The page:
Rendering

Simple data

Given appName is a piece of data supplied by the app:

<h1>{{ appName }}</h1>

Lists

For simple arrays, such a list of colours: colors: ['red', 'green', 'blue', 'yellow', 'orange', 'purple', 'magenta', 'black', 'white']:

<ul>
	<li v-for="(color, index) in colors">{{ index }}: {{ color }}</li>
</ul>

For arrays of objects, we can use the dot notation. Given:

const app = Vue.createApp({
  data() {
    return {
      ...,
      capitals: [
        { name: 'London', country: 'UK' },
        { name: 'Paris', country: 'France' },
        { name: 'Berlin', country: 'Germany' },
        { name: 'Rome', country: 'Italy' },
        { name: 'Madrid', country: 'Spain' },
        { name: 'Buenos Aires', country: 'Argentina' }
      ]
    }
  }
});

We can display them:

<div v-for="capital in capitals" :key="capital.name">
	{{ capital.name }}, {{ capital.country }}
</div>

The binded key helps Vue identifying them - keys should be string or numeric values.

Binding

Dynamically bind an attribute to an expression

Given image is a piece of data supplied by the app:

<img v-bind:src="image">
<img :src="image"> // Shorthand

Style binding

Sometimes the value is part of an object that need binding:

<div :style="{ backgroundColor: someColor }"></div>

`backgroundColor` (camelCase version of the property required in JS) is "converted" to the css property `background-color`. Alternatively, we can use the css property name in quotes:

<div :style="{ 'background-color': someColor }"></div>

For multiple properties:

<div :style="{ backgroundColor: someColor, color: someOtherColor }"></div>

... it is easier to bind to an object property:

<div :style="styleObject"></div>

'styleObject' will be defined inside our app:

const app = Vue.createApp({
  data() {
    return {
      ...,
      styleObject: {
        backgroundColor: 'red',
        color: 'white'
      }
    }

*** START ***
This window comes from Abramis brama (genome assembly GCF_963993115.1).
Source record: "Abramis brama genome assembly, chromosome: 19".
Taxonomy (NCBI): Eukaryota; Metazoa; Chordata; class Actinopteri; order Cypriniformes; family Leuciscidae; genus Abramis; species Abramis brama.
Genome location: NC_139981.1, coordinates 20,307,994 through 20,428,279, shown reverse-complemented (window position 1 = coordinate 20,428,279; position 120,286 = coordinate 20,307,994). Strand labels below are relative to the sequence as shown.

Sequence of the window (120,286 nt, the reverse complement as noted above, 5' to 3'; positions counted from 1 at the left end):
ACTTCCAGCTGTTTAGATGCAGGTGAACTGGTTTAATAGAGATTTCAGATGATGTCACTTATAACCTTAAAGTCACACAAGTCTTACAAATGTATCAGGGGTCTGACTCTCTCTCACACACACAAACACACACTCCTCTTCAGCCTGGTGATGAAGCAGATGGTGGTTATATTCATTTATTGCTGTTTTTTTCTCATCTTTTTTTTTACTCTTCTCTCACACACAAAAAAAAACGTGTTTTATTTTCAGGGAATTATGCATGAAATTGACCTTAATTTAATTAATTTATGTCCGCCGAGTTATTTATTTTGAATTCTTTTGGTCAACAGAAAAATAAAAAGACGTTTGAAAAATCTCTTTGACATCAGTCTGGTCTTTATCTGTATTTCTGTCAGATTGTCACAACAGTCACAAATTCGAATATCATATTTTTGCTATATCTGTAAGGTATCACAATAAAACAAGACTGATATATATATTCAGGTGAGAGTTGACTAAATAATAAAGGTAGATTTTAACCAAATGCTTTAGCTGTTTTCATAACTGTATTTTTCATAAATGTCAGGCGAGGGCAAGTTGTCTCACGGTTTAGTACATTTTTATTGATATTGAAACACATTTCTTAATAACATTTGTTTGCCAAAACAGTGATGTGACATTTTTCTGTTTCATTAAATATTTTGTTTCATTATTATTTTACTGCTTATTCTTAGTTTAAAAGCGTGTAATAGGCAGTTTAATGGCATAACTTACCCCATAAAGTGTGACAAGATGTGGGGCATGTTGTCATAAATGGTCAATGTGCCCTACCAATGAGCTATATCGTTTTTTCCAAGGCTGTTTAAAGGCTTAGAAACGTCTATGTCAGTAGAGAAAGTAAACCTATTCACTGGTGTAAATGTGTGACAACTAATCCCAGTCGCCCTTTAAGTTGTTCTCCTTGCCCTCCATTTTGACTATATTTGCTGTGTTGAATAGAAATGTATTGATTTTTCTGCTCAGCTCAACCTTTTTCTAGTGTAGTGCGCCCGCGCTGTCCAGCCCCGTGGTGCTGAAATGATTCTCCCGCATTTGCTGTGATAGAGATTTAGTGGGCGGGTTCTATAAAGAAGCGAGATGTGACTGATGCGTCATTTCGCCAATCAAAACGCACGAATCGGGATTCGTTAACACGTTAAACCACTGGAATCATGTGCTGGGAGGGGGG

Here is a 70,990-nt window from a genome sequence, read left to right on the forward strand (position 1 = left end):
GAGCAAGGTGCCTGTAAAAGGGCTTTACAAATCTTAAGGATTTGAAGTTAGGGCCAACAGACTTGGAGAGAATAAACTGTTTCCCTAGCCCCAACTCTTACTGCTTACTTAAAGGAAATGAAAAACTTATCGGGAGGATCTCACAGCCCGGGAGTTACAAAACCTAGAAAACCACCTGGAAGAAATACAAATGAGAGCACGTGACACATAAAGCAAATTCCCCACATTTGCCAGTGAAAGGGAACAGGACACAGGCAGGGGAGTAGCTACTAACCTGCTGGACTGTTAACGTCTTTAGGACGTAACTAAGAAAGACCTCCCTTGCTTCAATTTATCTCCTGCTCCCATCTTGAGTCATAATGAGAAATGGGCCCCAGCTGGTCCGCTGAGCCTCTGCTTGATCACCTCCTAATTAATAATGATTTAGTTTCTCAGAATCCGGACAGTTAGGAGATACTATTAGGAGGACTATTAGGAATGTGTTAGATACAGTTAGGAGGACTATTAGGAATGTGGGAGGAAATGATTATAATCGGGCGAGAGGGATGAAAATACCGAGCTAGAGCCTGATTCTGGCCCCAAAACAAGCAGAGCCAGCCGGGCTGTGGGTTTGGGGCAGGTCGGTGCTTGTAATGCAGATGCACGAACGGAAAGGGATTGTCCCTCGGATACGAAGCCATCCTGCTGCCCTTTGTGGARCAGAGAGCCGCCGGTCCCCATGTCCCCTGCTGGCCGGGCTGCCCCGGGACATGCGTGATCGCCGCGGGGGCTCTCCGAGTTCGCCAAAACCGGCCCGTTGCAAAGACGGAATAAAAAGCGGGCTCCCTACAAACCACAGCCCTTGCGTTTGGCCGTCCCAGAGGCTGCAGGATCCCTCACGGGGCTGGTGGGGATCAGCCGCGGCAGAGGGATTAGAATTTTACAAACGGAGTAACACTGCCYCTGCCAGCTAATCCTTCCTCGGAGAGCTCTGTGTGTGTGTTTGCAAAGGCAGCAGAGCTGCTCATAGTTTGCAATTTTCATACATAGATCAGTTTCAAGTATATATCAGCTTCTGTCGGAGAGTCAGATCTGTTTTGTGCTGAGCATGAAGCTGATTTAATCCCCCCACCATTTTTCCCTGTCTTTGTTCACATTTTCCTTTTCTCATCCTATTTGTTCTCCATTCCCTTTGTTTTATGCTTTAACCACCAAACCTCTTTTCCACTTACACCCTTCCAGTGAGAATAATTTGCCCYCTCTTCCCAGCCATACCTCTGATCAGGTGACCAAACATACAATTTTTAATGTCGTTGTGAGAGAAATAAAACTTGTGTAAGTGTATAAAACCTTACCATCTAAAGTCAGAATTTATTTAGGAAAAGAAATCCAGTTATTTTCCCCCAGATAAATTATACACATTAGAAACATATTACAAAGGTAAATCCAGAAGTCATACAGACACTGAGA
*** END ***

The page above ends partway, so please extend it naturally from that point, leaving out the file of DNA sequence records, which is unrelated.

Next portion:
}
});

Class binding

<button :class="{ disabled: !isActive }">Add</button>

Class names are the keys and they are added based on the truthiness of the corresponding value. In our example class "disabled" is added if "isActive" is false.

If the element already has an assigned class:

<button class="someStyle" :class="{ disabled: !isActive, active: isActive }">Add</button>

... if the condition is true, the class is simply added to the element and behave in the "traditional" way:

<button class="someStyle disabled">Add</button>

2-way binding

When properties need to be updated as well as read:
<div id="app">
  <h1>{{ appName }}</h1>
  <input v-model="appName">
</div>

Conditional Rendering

"if/else"

Displays one or the other tags based on the condition:
<p v-if="wasCompleted">Completed</p>
<p v-else>Active</p>

NB: the `v-else` is optional but, if present, must be on the same level as the `v-if`.

Conditional expressions can also be used:

<p v-if="score > 50">Completed</p>
<p v-else>Active</p>

"if/else-if/else"

<p v-if="score > 50">Completed</p>
<p v-else-if="score > 40">Almost there</p>
<p v-else>In progress</p>

"show"

Toggles an element's visibility:
<p> v-show="wasCompleted">Completed</p>
End result if condition is not met:
<p> style="display: none;">Completed</p>

Forms

Prevent default submit and use a local method to process the form:

<form @submit.prevent="onSubmitForm"> 50">
...
</form>

The onSubmitForm method will be added to the app or component methods list.

...
data() {
  ...
},
methods: {
  onSubmitForm() {
    ...
  }
}
...